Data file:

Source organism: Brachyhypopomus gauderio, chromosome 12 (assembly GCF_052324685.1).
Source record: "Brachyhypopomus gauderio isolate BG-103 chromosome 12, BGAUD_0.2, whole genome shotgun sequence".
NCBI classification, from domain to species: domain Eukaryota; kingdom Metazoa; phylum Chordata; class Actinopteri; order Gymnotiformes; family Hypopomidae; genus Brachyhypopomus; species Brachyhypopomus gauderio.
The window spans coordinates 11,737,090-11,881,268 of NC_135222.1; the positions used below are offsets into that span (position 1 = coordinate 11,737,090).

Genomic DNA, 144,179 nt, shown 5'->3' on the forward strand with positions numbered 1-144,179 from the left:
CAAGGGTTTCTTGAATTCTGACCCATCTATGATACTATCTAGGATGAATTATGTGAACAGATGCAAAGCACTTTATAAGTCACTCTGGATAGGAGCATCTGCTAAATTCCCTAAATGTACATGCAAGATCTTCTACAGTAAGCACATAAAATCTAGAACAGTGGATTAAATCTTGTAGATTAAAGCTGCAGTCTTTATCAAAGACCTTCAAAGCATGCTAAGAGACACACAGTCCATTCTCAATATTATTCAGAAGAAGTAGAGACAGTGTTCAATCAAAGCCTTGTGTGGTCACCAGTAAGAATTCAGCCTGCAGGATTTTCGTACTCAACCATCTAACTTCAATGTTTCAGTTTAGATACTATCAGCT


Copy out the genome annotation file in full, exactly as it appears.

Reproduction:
Source organism: Brachyhypopomus gauderio, chromosome 12 (assembly GCF_052324685.1).
Source record: "Brachyhypopomus gauderio isolate BG-103 chromosome 12, BGAUD_0.2, whole genome shotgun sequence".
NCBI classification, from domain to species: domain Eukaryota; kingdom Metazoa; phylum Chordata; class Actinopteri; order Gymnotiformes; family Hypopomidae; genus Brachyhypopomus; species Brachyhypopomus gauderio.
The window spans coordinates 11,737,090-11,881,268 of NC_135222.1; the positions used below are offsets into that span (position 1 = coordinate 11,737,090).

Genomic DNA, 144,179 nt, shown 5'->3' on the forward strand with positions numbered 1-144,179 from the left:
CAAGGGTTTCTTGAATTCTGACCCATCTATGATACTATCTAGGATGAATTATGTGAACAGATGCAAAGCACTTTATAAGTCACTCTGGATAGGAGCATCTGCTAAATTCCCTAAATGTACATGCAAGATCTTCTACAGTAAGCACATAAAATCTAGAACAGTGGATTAAATCTTGTAGATTAAAGCTGCAGTCTTTATCAAAGACCTTCAAAGCATGCTAAGAGACACACAGTCCATTCTCAATATTATTCAGAAGAAGTAGAGACAGTGTTCAATCAAAGCCTTGTGTGGTCACCAGTAAGAATTCAGCCTGCAGGATTTTCGTACTCAACCATCTAACTTCAATGTTTCAGTTTAGATACTATCAGCT